Across the world, millions of people have marched with colors of the rainbow to show solidarity with love in all its forms.
Gay pride transcends international borders, as millions of people have taken their support to the streets or, in the city of Amsterdam in the Netherlands, to the city’s legendary canals.
Initially, I thought my trip to Amsterdam would be occupied by museums and generic sightseeing. However, when a savvy flight attendant informed me of the festival taking place, I decided Vincent Van Gogh’s collection could wait for another visit.
Stepping off the plane into Amsterdam Airport Schiphol, I set my sights on capturing the essence of what Pride truly is. After catching a train to the city’s central station, the scale of the event became clear. Rainbow flags were everywhere, painted on people’s faces, dyed into their hair, draped around shoulders like a cape.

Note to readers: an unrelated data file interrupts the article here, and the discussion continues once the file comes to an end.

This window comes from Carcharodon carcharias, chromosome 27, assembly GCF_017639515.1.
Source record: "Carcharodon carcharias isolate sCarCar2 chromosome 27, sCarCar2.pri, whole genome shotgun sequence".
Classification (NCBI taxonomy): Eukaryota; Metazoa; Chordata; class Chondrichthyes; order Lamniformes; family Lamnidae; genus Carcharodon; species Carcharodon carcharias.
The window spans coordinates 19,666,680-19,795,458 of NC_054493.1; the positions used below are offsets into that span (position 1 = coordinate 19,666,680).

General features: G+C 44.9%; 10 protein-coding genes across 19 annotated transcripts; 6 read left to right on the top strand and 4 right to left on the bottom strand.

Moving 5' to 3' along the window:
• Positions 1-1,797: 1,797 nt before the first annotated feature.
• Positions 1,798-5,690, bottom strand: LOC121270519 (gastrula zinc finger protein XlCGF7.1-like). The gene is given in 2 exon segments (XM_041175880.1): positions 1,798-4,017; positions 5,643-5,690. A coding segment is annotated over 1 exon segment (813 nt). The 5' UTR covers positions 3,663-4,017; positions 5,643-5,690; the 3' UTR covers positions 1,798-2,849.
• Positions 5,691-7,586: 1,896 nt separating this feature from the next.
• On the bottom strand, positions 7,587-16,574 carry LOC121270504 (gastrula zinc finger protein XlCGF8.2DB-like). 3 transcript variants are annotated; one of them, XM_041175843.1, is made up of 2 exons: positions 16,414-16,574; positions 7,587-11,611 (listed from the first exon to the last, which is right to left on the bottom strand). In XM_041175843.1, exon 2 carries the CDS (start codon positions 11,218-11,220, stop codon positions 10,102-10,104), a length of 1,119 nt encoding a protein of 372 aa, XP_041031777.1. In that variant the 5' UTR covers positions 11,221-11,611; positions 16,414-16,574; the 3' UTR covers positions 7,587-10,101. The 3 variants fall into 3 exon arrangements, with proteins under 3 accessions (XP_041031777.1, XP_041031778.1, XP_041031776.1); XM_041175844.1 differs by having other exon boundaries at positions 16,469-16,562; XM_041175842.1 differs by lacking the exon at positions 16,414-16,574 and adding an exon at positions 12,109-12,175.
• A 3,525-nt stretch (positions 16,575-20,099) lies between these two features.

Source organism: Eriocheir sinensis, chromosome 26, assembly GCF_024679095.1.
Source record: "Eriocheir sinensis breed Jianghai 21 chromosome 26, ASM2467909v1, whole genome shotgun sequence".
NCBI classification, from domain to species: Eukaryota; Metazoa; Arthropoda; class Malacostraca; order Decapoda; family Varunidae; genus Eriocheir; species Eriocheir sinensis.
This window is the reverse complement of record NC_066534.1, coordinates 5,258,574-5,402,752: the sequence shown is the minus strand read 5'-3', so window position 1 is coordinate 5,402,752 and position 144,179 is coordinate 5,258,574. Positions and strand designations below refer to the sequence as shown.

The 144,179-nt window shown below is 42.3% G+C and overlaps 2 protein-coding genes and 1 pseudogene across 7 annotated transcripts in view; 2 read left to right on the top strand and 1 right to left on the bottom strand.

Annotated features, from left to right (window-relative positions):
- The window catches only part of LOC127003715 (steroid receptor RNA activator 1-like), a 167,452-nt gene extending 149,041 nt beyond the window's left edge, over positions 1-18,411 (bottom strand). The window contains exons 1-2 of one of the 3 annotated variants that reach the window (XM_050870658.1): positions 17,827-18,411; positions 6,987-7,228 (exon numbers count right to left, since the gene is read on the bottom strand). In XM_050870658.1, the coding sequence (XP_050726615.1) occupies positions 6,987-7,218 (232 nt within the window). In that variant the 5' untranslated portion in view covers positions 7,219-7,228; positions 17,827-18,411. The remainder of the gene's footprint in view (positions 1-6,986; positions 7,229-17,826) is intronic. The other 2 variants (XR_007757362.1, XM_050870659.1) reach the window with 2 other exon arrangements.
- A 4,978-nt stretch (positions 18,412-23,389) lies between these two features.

Even if the flight attendant hadn’t tipped me off, it would have been impossible to miss.
Jet-lagged, I dumped my luggage into storage and headed straight to the Prinsengracht Canal. It was easy to find, as Google Maps coated the waterway with a rainbow highlight.
Brick paths wound around the Dutch Baroque architecture, which was displayed in full glory under the clear sky and shining sun.
The 17th-century structures hosted thousands of people hailing from several different nations, all coming together to celebrate the universality of love.
The event was renamed by organizers as “Pride Amsterdam” to include bisexuals, transgender people and other identity groups. The nine-day festival took place from July 29 through Aug. 6, with over 80 boats setting sail for the parade on August 5.
Hours before the parade began, docked parade boats filled with celebrating people as crews loaded sound amps and bottles of wine for a long haul the party. Onlookers claimed…